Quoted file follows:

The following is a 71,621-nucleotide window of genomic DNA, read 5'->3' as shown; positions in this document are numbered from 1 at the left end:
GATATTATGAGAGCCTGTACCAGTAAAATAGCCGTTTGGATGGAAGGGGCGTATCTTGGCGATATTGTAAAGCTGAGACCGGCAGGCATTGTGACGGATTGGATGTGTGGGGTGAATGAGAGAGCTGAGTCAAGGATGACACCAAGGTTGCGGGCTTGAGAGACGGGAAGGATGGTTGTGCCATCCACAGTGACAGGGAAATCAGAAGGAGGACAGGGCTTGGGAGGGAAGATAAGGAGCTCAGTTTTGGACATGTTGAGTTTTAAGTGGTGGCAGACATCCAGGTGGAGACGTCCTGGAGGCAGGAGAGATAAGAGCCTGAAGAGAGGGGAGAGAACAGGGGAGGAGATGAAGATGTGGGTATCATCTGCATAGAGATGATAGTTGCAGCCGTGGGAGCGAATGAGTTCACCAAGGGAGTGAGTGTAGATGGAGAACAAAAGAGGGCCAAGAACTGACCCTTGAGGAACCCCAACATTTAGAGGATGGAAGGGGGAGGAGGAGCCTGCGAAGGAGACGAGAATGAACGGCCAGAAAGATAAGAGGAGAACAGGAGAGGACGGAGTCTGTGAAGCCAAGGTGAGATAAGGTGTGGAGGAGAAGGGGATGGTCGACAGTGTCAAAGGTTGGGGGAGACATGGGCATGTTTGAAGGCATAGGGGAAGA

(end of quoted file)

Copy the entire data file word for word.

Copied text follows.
The following is a 71,621-nucleotide window of genomic DNA, read 5'->3' as shown; positions in this document are numbered from 1 at the left end:
GATATTATGAGAGCCTGTACCAGTAAAATAGCCGTTTGGATGGAAGGGGCGTATCTTGGCGATATTGTAAAGCTGAGACCGGCAGGCATTGTGACGGATTGGATGTGTGGGGTGAATGAGAGAGCTGAGTCAAGGATGACACCAAGGTTGCGGGCTTGAGAGACGGGAAGGATGGTTGTGCCATCCACAGTGACAGGGAAATCAGAAGGAGGACAGGGCTTGGGAGGGAAGATAAGGAGCTCAGTTTTGGACATGTTGAGTTTTAAGTGGTGGCAGACATCCAGGTGGAGACGTCCTGGAGGCAGGAGAGATAAGAGCCTGAAGAGAGGGGAGAGAACAGGGGAGGAGATGAAGATGTGGGTATCATCTGCATAGAGATGATAGTTGCAGCCGTGGGAGCGAATGAGTTCACCAAGGGAGTGAGTGTAGATGGAGAACAAAAGAGGGCCAAGAACTGACCCTTGAGGAACCCCAACATTTAGAGGATGGAAGGGGGAGGAGGAGCCTGCGAAGGAGACGAGAATGAACGGCCAGAAAGATAAGAGGAGAACAGGAGAGGACGGAGTCTGTGAAGCCAAGGTGAGATAAGGTGTGGAGGAGAAGGGGATGGTCGACAGTGTCAAAGGTTGGGGGAGACATGGGCATGTTTGAAGGCATAGGGGAAGA